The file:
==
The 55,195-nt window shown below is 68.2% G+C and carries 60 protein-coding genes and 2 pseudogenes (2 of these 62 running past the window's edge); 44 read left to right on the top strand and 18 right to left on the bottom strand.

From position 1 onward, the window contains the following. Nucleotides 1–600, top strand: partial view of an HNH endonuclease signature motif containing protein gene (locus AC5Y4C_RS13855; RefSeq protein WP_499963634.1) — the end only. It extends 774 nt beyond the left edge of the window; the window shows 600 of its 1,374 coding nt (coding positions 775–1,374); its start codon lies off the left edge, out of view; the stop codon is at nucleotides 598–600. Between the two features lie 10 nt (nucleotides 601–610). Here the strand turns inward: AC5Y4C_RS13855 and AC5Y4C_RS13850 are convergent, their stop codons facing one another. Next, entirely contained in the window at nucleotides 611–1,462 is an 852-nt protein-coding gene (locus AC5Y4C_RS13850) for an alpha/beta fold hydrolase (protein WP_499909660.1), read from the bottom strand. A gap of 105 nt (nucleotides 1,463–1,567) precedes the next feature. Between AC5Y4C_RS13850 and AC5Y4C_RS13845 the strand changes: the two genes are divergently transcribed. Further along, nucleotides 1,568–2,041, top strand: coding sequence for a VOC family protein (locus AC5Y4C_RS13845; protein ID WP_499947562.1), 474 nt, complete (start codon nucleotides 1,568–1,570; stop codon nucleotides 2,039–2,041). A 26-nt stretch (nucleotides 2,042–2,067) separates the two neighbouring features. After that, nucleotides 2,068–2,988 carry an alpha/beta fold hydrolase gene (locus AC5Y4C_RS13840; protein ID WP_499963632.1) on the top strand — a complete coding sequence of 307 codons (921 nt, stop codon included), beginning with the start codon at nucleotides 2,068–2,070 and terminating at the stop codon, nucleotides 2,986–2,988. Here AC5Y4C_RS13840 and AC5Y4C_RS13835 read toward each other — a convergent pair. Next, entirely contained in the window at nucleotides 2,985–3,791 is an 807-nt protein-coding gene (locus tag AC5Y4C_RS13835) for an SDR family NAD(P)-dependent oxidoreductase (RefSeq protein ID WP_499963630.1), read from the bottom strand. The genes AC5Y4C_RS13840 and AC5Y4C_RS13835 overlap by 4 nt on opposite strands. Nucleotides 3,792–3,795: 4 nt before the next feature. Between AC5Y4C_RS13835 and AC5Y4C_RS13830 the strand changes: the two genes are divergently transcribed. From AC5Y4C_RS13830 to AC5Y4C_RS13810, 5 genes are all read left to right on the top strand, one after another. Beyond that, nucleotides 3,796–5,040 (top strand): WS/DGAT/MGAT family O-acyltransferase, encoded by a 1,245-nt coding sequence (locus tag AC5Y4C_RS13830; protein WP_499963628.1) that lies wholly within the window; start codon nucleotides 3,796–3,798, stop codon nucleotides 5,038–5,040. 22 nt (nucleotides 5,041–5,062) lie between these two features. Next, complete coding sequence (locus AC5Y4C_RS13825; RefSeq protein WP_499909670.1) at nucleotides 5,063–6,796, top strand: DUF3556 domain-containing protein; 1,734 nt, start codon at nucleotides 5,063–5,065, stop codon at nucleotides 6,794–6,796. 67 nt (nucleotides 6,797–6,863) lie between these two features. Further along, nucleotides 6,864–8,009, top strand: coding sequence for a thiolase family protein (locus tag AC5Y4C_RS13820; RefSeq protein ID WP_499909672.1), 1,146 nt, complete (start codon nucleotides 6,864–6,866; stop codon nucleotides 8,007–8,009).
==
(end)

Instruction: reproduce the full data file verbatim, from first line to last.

The 55,195-nt window shown below is 68.2% G+C and carries 60 protein-coding genes and 2 pseudogenes (2 of these 62 running past the window's edge); 44 read left to right on the top strand and 18 right to left on the bottom strand.

From position 1 onward, the window contains the following. Nucleotides 1–600, top strand: partial view of an HNH endonuclease signature motif containing protein gene (locus AC5Y4C_RS13855; RefSeq protein WP_499963634.1) — the end only. It extends 774 nt beyond the left edge of the window; the window shows 600 of its 1,374 coding nt (coding positions 775–1,374); its start codon lies off the left edge, out of view; the stop codon is at nucleotides 598–600. Between the two features lie 10 nt (nucleotides 601–610). Here the strand turns inward: AC5Y4C_RS13855 and AC5Y4C_RS13850 are convergent, their stop codons facing one another. Next, entirely contained in the window at nucleotides 611–1,462 is an 852-nt protein-coding gene (locus AC5Y4C_RS13850) for an alpha/beta fold hydrolase (protein WP_499909660.1), read from the bottom strand. A gap of 105 nt (nucleotides 1,463–1,567) precedes the next feature. Between AC5Y4C_RS13850 and AC5Y4C_RS13845 the strand changes: the two genes are divergently transcribed. Further along, nucleotides 1,568–2,041, top strand: coding sequence for a VOC family protein (locus AC5Y4C_RS13845; protein ID WP_499947562.1), 474 nt, complete (start codon nucleotides 1,568–1,570; stop codon nucleotides 2,039–2,041). A 26-nt stretch (nucleotides 2,042–2,067) separates the two neighbouring features. After that, nucleotides 2,068–2,988 carry an alpha/beta fold hydrolase gene (locus AC5Y4C_RS13840; protein ID WP_499963632.1) on the top strand — a complete coding sequence of 307 codons (921 nt, stop codon included), beginning with the start codon at nucleotides 2,068–2,070 and terminating at the stop codon, nucleotides 2,986–2,988. Here AC5Y4C_RS13840 and AC5Y4C_RS13835 read toward each other — a convergent pair. Next, entirely contained in the window at nucleotides 2,985–3,791 is an 807-nt protein-coding gene (locus tag AC5Y4C_RS13835) for an SDR family NAD(P)-dependent oxidoreductase (RefSeq protein ID WP_499963630.1), read from the bottom strand. The genes AC5Y4C_RS13840 and AC5Y4C_RS13835 overlap by 4 nt on opposite strands. Nucleotides 3,792–3,795: 4 nt before the next feature. Between AC5Y4C_RS13835 and AC5Y4C_RS13830 the strand changes: the two genes are divergently transcribed. From AC5Y4C_RS13830 to AC5Y4C_RS13810, 5 genes are all read left to right on the top strand, one after another. Beyond that, nucleotides 3,796–5,040 (top strand): WS/DGAT/MGAT family O-acyltransferase, encoded by a 1,245-nt coding sequence (locus tag AC5Y4C_RS13830; protein WP_499963628.1) that lies wholly within the window; start codon nucleotides 3,796–3,798, stop codon nucleotides 5,038–5,040. 22 nt (nucleotides 5,041–5,062) lie between these two features. Next, complete coding sequence (locus AC5Y4C_RS13825; RefSeq protein WP_499909670.1) at nucleotides 5,063–6,796, top strand: DUF3556 domain-containing protein; 1,734 nt, start codon at nucleotides 5,063–5,065, stop codon at nucleotides 6,794–6,796. 67 nt (nucleotides 6,797–6,863) lie between these two features. Further along, nucleotides 6,864–8,009, top strand: coding sequence for a thiolase family protein (locus tag AC5Y4C_RS13820; RefSeq protein ID WP_499909672.1), 1,146 nt, complete (start codon nucleotides 6,864–6,866; stop codon nucleotides 8,007–8,009).